of plperl, there's nothing missing that ccopts would be likely to
    supply.
    $ perl -MExtUtils::Embed -e ccopts -e ldopts
    -Wl,-E -Wl,-O1 -Wl,--as-needed
    -L/usr/lib64/perl5/5.12.4/x86_64-linux/CORE -lperl -lnsl -ldl -lm -lcrypt
    -lutil -lc
      -fno-strict-aliasing -pipe -D_LARGEFILE_SOURCE -D_FILE_OFFSET_BITS=64
    -I/usr/lib64/perl5/5.12.4/x86_64-linux/CORE
    Without access to the machine it's pretty hard to know, so I was just
    speculating fairly wildly. If Jeremy can find out what the problem is that
    would be good, or if he can give us access to the machine it shouldn't be
    terribly hard to get to the bottom.
    I'll see what I can do. For now, I can tell you that it works with GCC
    and fails with ICC.
  • Tom Lane at Jan 11, 2013 at 5:48 am

    pgbuildfarm@jdrake.com writes:
    On Thu, 10 Jan 2013, Andrew Dunstan wrote:
    Without access to the machine it's pretty hard to know, so I was just
    speculating fairly wildly. If Jeremy can find out what the problem is that
    would be good, or if he can give us access to the machine it shouldn't be
    terribly hard to get to the bottom.
    I'll see what I can do. For now, I can tell you that it works with GCC
    and fails with ICC.
    Well, that's darn interesting in itself, because the error message looks
    like it should be purely a linker issue. (And I note that your other
    buildfarm animal mongoose uses icc but is working anyway, so that's
    definitely not the whole story ...)

    Please note Aaron Swenson's offer of help too -- he's probably a lot
    better qualified than anybody else here to figure out what is going on
    with this.

        regards, tom lane
  • Jeremy Drake at Jan 11, 2013 at 6:01 am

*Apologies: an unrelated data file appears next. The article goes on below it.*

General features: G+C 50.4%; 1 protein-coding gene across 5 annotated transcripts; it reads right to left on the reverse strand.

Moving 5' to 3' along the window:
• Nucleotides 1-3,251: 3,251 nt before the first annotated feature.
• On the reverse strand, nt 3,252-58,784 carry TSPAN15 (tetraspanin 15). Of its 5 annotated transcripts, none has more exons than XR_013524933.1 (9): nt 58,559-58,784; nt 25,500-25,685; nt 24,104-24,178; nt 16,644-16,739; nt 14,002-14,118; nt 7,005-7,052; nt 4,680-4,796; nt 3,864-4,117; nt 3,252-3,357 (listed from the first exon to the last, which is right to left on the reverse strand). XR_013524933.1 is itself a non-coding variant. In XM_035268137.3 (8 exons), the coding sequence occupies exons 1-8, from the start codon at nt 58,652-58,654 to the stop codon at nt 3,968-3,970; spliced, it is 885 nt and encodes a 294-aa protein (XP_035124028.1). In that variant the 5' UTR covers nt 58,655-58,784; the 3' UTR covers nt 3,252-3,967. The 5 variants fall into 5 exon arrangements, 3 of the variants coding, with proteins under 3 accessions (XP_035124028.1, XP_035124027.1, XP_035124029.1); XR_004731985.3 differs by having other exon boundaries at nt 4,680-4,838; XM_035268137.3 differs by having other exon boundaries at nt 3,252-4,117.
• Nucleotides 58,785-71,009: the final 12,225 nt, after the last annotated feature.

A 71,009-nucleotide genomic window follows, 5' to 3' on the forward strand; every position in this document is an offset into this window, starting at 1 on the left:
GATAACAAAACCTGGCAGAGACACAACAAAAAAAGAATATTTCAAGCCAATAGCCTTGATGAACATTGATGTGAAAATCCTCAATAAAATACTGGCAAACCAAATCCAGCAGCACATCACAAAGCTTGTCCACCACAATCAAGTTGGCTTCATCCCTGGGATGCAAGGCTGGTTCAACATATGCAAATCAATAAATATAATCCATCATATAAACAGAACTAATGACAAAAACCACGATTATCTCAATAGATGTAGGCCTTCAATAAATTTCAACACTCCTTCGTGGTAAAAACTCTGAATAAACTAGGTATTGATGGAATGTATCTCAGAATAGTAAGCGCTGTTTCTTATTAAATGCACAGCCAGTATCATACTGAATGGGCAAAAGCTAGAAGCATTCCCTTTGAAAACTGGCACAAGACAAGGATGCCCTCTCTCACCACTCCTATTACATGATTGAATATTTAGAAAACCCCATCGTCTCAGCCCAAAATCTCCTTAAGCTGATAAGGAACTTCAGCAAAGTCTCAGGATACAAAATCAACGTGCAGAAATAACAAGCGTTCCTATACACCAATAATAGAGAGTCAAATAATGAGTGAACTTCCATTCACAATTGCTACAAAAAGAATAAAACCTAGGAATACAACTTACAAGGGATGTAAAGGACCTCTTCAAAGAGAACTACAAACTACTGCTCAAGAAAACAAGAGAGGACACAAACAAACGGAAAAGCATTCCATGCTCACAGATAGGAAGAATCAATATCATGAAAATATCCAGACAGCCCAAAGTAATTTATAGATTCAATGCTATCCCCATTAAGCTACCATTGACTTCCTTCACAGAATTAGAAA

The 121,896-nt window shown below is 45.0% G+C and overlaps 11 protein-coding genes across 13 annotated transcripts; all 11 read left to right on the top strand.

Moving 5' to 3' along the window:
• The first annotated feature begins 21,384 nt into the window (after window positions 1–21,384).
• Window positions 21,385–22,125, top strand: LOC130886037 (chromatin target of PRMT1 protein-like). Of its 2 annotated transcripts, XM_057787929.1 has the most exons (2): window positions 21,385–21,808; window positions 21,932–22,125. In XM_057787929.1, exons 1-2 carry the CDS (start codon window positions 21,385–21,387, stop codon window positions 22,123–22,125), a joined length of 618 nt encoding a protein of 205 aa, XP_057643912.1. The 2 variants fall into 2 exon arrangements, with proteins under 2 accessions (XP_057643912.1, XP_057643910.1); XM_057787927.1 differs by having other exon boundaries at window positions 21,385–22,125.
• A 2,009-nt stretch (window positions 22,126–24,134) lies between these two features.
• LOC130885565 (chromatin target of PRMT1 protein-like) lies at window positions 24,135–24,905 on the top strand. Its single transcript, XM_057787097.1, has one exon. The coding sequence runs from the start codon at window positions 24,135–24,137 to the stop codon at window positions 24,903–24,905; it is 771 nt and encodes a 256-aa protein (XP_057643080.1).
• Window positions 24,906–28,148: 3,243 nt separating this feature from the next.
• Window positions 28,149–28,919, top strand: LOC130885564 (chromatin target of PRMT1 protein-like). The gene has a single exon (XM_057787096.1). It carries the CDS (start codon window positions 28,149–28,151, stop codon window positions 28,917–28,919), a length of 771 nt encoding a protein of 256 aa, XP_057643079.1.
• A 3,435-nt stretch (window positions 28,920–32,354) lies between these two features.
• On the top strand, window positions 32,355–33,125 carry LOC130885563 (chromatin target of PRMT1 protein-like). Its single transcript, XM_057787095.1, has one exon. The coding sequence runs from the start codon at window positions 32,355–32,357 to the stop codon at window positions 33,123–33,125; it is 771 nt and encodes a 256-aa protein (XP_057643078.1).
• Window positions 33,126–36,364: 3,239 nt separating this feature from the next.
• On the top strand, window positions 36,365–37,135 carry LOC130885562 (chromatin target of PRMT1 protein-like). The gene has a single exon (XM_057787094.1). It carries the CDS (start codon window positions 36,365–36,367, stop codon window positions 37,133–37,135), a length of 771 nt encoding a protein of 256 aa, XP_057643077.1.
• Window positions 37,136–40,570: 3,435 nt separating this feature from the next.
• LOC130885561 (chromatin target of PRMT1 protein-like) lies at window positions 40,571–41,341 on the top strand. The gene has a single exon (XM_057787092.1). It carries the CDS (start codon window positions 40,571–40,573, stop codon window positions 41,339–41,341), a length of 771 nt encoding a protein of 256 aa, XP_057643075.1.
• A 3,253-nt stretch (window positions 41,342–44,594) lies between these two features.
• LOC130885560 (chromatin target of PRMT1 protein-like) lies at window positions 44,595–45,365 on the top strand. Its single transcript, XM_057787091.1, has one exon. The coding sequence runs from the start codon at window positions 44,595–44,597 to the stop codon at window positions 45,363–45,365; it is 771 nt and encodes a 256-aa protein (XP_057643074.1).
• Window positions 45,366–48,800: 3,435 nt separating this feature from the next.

On Fri, 11 Jan 2013, Tom Lane wrote:

    pgbuildfarm@jdrake.com writes:
    Well, that's darn interesting in itself, because the error message looks
    like it should be purely a linker issue. (And I note that your other
    buildfarm animal mongoose uses icc but is working anyway, so that's
    definitely not the whole story ...)
    mongoose is 32-bit, and a really old version of icc. okapi is 64-bit, and
    a merely moderately old icc. I should set up a dedicated buildfarm
    VM with the latest version...
    Please note Aaron Swenson's offer of help too -- he's probably a lot
    better qualified than anybody else here to figure out what is going on
    with this.
    I'm sorry, I didn't see this. It must not have been CC'd to me, I don't
    subscribe to -hackers anymore, I just couldn't keep up with the traffic
    after I got a new job that wasn't postgres-related.
  • Tom Lane at Jan 14, 2013 at 5:09 pm

    pgbuildfarm@jdrake.com writes:
    On Thu, 10 Jan 2013, Andrew Dunstan wrote:
    Without access to the machine it's pretty hard to know, so I was just
    speculating fairly wildly. If Jeremy can find out what the problem is that